The Snowmen

Summer, 2021 / No. 47
Matthew Daley

Jessa paces across the cashew-coloured wall-to-wall broadloom of her cramped off-campus apartment, pursued by the cloying smell of her Chapagetti instant noodles. She is spending the evening alone, drinking flabby wine and resenting her ex-roommate Lena for getting into an exchange program and moving to France. This is how she has spent most evenings for the past seven weeks. She is resentful because it was her, not Lena, who first discovered the program, then spent the month leading up to the deadline daydreaming about sitting in a café in Nantes and falling in love with a brooding sculptor, while Lena actually compiled and submitted an application. The injustice of this burns Jessa like a chronic case of acid reflux.

Her phone emits a short whistle. “Get here,” the text reads. It’s Wednesday, which means nineties karaoke at the pub, where Jessa usually loves to unironically belt out hits from the time of her birth. Tonight, she doesn’t feel like leaving the house, but she also doesn’t feel like ever again missing out on anything that might turn out to be exciting. With a resigned slump of her shoulders, she laces up her puffy boots and steps out into the crisp air.

The undisturbed snow glitters in the light of street lamps, their buzz sawing through the still night. The air is so cold it stings Jessa’s hands and face. This sleepy residential street full of narrow Victorian houses sits next to campus, a few blocks from its pulsing heart. This is where Jessa always finds herself: adjacent to the action. 

She walks down the centre of the street, where the blanket of snow is flawless. No cars will cross her path. Her neighbours all have small kids, so instead of going out in the evenings, they prefer to bore Jessa with their chatty explanations about how it’s hardly worth having to pay for a babysitter and parking just to go to the movies, which, by the way, have gotten so expensive. She crosses the street, toward the single storey yellow-brick elementary school at the end of her block, and looks up at the moonlit field. It looks as if a blizzard is raging there, but the air around Jessa is undisturbed. The hairs in her nose freeze into tiny icicles. It takes several seconds for the scene to come into focus and start making any sense.

Behind the school, in the gleaming white oval at the centre of the running track, a dozen, maybe fifteen, snowmen are throwing snowballs at each other. Not the round-bellied, carrot-nosed snowmen of Christmas carols, with pebble smiles and scarves wrapped around non-existent necks. These are man-shaped mounds of snow, with arms and legs and heads, all smooth and featureless, like Play-Doh figures come to life. Jessa moves out of the streetlight’s beam, not wanting to be spotted, but unsure by whom. She can’t stop watching, afraid to breathe or blink. They can’t see me, she thinks. They have no eyes or ears. The thought is so grotesque and funny that a chuckle escapes her chapped lips.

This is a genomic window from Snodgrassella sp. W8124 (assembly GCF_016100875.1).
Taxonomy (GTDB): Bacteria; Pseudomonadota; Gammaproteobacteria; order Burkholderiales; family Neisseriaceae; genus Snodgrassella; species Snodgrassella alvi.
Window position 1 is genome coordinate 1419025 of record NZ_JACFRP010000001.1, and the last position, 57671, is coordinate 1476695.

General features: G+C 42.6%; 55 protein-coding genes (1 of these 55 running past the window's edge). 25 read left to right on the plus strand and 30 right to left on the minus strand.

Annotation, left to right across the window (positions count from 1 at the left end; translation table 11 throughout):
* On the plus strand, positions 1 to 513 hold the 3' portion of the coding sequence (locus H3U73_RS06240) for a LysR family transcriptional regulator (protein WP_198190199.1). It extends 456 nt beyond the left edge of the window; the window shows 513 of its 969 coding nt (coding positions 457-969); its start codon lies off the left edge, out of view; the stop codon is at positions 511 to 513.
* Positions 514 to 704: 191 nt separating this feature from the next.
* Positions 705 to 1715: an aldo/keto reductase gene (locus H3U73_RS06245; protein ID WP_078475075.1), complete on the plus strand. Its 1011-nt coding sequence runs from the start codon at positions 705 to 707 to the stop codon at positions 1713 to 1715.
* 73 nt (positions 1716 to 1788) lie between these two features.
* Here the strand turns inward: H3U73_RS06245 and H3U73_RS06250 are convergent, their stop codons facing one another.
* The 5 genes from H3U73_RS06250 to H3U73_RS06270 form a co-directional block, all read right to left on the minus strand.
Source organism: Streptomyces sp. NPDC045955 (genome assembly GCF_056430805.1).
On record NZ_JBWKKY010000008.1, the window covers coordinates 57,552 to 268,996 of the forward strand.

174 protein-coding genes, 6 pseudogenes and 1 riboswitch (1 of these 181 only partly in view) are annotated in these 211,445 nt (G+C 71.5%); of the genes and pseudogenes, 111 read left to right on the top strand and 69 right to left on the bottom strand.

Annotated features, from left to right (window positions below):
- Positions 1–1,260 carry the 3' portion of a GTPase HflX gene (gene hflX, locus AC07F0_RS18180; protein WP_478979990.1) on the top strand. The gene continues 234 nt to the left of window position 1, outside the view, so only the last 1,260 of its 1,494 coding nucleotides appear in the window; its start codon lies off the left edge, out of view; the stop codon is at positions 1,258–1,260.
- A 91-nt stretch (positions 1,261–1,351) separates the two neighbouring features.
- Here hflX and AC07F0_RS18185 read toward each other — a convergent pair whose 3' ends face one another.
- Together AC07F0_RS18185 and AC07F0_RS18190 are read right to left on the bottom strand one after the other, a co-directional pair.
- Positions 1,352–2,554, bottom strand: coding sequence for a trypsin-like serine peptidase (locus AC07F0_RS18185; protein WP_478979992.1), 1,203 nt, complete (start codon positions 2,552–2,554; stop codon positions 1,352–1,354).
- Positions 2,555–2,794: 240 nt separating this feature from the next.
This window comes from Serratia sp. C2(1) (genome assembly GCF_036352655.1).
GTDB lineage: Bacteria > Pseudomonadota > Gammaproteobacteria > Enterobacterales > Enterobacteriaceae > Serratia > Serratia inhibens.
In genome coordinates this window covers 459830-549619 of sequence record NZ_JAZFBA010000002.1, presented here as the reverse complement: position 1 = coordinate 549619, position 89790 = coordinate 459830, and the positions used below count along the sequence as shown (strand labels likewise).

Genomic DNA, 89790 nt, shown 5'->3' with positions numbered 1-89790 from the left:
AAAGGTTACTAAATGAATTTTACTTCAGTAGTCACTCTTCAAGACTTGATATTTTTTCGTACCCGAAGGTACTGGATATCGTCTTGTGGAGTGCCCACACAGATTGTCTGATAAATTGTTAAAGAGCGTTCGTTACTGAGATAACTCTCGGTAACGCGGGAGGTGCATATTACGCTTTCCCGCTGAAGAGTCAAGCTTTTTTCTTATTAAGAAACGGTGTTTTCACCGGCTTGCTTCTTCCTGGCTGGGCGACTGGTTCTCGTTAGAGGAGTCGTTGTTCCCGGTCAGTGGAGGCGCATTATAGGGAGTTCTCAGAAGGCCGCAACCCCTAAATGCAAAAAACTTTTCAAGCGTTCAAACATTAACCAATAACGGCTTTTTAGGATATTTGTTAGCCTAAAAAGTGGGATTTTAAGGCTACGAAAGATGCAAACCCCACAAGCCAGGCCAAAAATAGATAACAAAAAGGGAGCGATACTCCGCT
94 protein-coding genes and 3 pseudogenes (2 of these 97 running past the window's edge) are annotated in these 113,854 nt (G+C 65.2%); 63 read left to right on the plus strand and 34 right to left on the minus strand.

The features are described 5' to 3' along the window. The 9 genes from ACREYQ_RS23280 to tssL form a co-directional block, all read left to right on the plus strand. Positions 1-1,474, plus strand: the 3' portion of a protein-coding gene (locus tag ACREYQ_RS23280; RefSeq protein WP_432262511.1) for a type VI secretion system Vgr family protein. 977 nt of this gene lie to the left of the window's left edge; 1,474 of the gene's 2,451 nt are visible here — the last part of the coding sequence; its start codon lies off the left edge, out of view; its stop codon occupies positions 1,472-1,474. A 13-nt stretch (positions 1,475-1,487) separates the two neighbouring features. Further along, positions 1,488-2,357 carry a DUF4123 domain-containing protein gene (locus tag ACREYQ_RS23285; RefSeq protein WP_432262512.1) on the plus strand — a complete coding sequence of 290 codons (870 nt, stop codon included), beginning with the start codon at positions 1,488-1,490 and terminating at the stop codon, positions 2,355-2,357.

The snowmen are bending, scooping, rolling snow in their mitten-shaped hands, throwing it, then bending again to restart the mesmerizing cycle. Some of the snowmen absorb the snowballs that land on their torsos with a muffled thud, while others disintegrate before her eyes, injured arms falling into a soft, powdery heap, only to reform moments later into another loose-limbed white marionette.

Jessa sees a man on the far side of the field staring at the scene, laughing to himself. His rosy face peeks out of a charcoal parka, and she can see the puffs of his shallow breath. She opens her mouth to call to him and break the spell, but she’s interrupted by the crunch of footsteps behind her. She whirls around to see a couple walking toward her, embroiled in cozy conversation, arms linked. They walk past, strolling along the fence separating the snowy madness from reality as Jessa knows it. They don’t look up or appear to notice anything at all. 

Jessa wonders for a second if the snowmen are invisible to them, when a loud crack ruptures the silence and she flinches, ready to duck or crouch or run, dread rising in her chest. She turns toward the sound and sees the man in the charcoal parka. He’s swooning now, and the remains of a jagged, snow-encrusted rock of ice lie on the road in front of him. As the man turns toward her, she sees a crimson thread trickle down his temple, where he was struck. 

Jessa’s breath catches in her throat. She’s forgotten how to swallow, and her mouth is too dry to make sounds. An icy hand squeezes her heart as she comes to a ghastly realization: They can hurt us. The snowmen aren’t looking at the man. They almost knocked him out, but they don’t even know he’s standing there. Are they alive, Jessa wonders, or are they just a kind of weather? An unseeing storm that destroys without feeling?